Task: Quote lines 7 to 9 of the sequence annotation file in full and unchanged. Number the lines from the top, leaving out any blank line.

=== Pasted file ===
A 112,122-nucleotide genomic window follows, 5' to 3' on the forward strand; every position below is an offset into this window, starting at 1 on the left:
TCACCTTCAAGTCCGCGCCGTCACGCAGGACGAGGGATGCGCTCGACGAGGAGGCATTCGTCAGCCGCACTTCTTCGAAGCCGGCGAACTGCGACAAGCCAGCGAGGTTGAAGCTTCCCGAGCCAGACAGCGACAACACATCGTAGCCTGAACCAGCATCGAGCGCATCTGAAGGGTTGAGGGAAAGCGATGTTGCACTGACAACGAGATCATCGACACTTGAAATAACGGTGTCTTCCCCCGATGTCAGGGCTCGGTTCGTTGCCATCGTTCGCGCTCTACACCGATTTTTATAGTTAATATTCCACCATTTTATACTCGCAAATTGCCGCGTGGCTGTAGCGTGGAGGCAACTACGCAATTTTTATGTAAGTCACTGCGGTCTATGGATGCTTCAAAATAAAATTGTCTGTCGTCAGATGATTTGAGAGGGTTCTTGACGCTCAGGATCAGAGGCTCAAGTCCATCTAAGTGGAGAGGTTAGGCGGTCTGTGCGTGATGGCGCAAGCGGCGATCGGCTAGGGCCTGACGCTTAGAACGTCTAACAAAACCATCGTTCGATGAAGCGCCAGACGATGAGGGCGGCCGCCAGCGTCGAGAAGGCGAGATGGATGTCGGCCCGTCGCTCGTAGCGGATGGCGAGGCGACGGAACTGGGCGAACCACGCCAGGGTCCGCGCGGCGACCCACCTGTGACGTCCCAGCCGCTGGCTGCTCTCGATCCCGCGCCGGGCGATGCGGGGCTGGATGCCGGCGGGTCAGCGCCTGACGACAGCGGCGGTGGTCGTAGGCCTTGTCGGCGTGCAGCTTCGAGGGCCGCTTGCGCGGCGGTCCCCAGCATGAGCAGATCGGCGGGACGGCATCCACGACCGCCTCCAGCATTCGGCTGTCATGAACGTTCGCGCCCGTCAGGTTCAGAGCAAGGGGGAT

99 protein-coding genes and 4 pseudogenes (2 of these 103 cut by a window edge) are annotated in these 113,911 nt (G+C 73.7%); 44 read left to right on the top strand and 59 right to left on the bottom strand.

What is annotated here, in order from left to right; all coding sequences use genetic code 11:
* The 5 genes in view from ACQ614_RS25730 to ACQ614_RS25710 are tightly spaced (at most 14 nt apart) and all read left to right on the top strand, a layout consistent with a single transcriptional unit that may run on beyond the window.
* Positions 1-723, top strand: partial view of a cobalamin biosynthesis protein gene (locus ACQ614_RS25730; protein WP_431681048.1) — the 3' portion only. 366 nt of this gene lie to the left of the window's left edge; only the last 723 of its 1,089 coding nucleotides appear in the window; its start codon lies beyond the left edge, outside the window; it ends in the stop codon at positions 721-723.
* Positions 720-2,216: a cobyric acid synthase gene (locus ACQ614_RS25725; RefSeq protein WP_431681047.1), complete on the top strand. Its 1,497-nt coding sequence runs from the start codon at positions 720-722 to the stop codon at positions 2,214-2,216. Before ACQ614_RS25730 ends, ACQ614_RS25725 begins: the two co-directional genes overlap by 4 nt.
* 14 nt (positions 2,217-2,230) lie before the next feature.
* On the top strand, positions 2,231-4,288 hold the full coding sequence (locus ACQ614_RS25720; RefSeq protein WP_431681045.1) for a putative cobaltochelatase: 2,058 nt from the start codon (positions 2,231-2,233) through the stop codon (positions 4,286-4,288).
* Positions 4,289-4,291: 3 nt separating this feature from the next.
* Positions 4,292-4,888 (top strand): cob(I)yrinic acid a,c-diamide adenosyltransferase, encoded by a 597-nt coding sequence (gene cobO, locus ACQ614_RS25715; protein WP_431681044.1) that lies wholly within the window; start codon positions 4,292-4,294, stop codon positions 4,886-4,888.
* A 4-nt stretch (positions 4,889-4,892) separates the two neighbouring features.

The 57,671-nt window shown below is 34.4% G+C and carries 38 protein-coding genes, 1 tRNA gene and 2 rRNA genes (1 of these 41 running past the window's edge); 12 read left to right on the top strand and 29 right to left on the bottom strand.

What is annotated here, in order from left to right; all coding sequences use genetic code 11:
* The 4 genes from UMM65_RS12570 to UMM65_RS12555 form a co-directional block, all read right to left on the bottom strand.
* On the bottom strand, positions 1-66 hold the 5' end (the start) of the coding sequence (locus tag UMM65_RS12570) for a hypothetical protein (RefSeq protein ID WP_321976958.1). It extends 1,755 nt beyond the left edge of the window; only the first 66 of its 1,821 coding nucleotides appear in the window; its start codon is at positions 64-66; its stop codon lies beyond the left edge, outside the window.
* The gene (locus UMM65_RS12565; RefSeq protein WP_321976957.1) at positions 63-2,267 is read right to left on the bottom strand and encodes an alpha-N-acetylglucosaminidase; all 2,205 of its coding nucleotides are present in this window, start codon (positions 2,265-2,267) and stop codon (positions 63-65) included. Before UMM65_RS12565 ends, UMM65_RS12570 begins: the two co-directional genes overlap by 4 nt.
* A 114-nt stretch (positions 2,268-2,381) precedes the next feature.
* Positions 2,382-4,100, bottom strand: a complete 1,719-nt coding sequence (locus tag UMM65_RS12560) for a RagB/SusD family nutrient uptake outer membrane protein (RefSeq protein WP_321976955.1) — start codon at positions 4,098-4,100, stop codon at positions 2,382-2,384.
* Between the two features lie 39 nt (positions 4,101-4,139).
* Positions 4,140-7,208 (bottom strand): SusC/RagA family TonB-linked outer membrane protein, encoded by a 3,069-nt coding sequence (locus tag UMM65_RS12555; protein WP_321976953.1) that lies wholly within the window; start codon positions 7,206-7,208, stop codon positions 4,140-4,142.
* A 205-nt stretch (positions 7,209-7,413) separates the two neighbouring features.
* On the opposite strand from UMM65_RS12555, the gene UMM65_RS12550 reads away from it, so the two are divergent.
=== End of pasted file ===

* Positions 720-2,216: a cobyric acid synthase gene (locus ACQ614_RS25725; RefSeq protein WP_431681047.1), complete on the top strand. Its 1,497-nt coding sequence runs from the start codon at positions 720-722 to the stop codon at positions 2,214-2,216. Before ACQ614_RS25730 ends, ACQ614_RS25725 begins: the two co-directional genes overlap by 4 nt.
* 14 nt (positions 2,217-2,230) lie before the next feature.
* On the top strand, positions 2,231-4,288 hold the full coding sequence (locus ACQ614_RS25720; RefSeq protein WP_431681045.1) for a putative cobaltochelatase: 2,058 nt from the start codon (positions 2,231-2,233) through the stop codon (positions 4,286-4,288).